In December 1997, Home Depot, a home-improvement superstore, demolished the former County Market grocery store. 4 Home Depot had purchased the store’s lot for $4.4 million in 1996, but soon found itself embroiled in legal predicaments with the owners of the mall, Saul Subsidiaries. Saul had wanted Home Depot to connect its building to the mall’s concourse, however, Home Depot constructed a free-standing store adjacent to the shopping center instead.

Saul insisted that Home Depot violated a private, written 1969 agreement between the then-developer John W. Waites Associates and any future tenants. The Lexington Mall was, however, constructed on two pieces of property: the mall with the former McAlpin’s on one lot, and County Market, then Shoppers Choice Supermarket, on another.

In August 1998, the Kentucky appeals court agreed that Home Depot did violate the agreement, but Home Depot requested that the state Supreme Court review the ruling. Saul stated that the only remedy to the situation was to demolish the freestanding store. An appeals court later found in favor of Home Depot.

Southland Church

On July 3, 2010, Southland Christian Church announced that it was involved in a pending deal to acquire the Lexington Mall property from Saul to build its third campus. 11 A letter of intent to purchase the property for $8.132 million was submitted to Saul on August 27, 12 and the deal was closed on September 27. 10 13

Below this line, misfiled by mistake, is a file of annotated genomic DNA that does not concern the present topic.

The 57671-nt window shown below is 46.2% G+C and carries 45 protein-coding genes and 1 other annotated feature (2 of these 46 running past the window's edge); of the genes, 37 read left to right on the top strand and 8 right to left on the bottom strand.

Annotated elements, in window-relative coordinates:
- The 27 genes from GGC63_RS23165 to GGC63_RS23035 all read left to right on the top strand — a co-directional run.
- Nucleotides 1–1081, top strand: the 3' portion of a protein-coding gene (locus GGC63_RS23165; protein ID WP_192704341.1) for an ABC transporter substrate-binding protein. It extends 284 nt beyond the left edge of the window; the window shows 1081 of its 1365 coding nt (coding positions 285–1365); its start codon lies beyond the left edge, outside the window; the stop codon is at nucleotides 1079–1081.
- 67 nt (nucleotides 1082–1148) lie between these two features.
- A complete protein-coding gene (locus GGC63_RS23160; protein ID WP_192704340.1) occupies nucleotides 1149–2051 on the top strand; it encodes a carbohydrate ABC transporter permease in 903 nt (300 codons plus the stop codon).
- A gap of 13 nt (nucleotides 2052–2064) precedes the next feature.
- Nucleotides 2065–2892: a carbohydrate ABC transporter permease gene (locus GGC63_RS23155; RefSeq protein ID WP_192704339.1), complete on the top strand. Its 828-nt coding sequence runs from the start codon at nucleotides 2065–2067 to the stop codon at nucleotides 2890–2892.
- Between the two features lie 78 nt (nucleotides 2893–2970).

Southland hired EOP Architects to design its new campus 10 and Messer Construction was retained as the construction management firm. 13 Southland spent approximately $30 million to redevelop the property, which involved the demolition of the mall’s concourse and the construction of a 51,000 square-feet, 2,000-seat worship center in its place. 13 15 The Dillard’s store was reused for church offices and ancillary services. 12

The first phase of construction began on May 13, 2011 14 and work was finished on January 4, 2013.15


Gallery


Sources

  1. Henson, Jenna. Personal interview. 30 June, 2005.
  2. Goolsby, Jonathan. “City in the dark as Saul stonewalls.” 22 Sept. 2006. Business Lexington. 17 Oct. 2006.
  3. Edwards, Don. “Ghosts of time catch up with everything, even malls.” 27 May 1999. Herald-Leader (Lexington). 17 Feb. 2007.
  4. Baldwin, Amy. “Lexington’s uncrowded mall.” 1999 May 24. Herald-Leader (Lexington). 17 Feb. 2007.
  5. Baldwin, Amy. “Shopping center malls the competition.” 1998 Nov. 16. Herald-Leader (Lexington). 17 Feb. 2007.
  6. Osbourn, Kevin. “Fayette Mall solidifies influence.” 1993 Jan. 4. Herald-Leader (Lexington). 17 Feb. 2007.
  7. Jordan, Jim. “Lexington shop pops 8 tons of holiday corn.” 1990 Jan. 8. Herald-Leader (Lexington). 17 Feb. 2007.
  8. Reynolds, Sharon M. “Heleringer’s.” 12 March 1984. Herald-Leader (Lexington). 17 Feb. 2007. (title unknown)
  9. Fortune, Beverly. “Southland Christian Church’s plan for mall site gains Planning Commission approval.” Herald-Leader [Lexington] 8 Mar. 2012: n.p. Web. 21 Aug. 2013.
  10. Sloan, Scott. “Ex-Lexington Mall owner won’t pay taxes on sale.” Herald-Leader [Lexington] 11 Mar. 2011: n.p. Web. 21 Aug. 2013.
  11. Sloan, Scott, Karla Ward and Andy Mead. “Southland Christian to buy Lexington Mall property.” Herald-Leader [Lexington] 4 Jul. 2010: n.p. Web. 21 Aug. 2013.
  12. Ward, Karla. “Southland commits to buy Lexington Mall property.” Herald-Leader [Lexington] 30 Aug. 2010: n.p. Web. 21 Aug. 2013.
  13. “Southland closes on Lexington property.” Herald-Leader [Lexington] 27 Sept. 2010: n.p. Web. 22 Aug. 2013.
  14. “Southland Christian Church Begins Demolition on Richmond Road Property.” Southland Christian Church 13 May 2011: n.p. Web. 22 Aug. 2013. Article.
  15. Sloan, Scott. “Born again: Southland services beginning at old Lexington Mall.” Herald-Leader [Lexington] 4 Jan. 2013: n.p. Web. 22 Aug. 2013.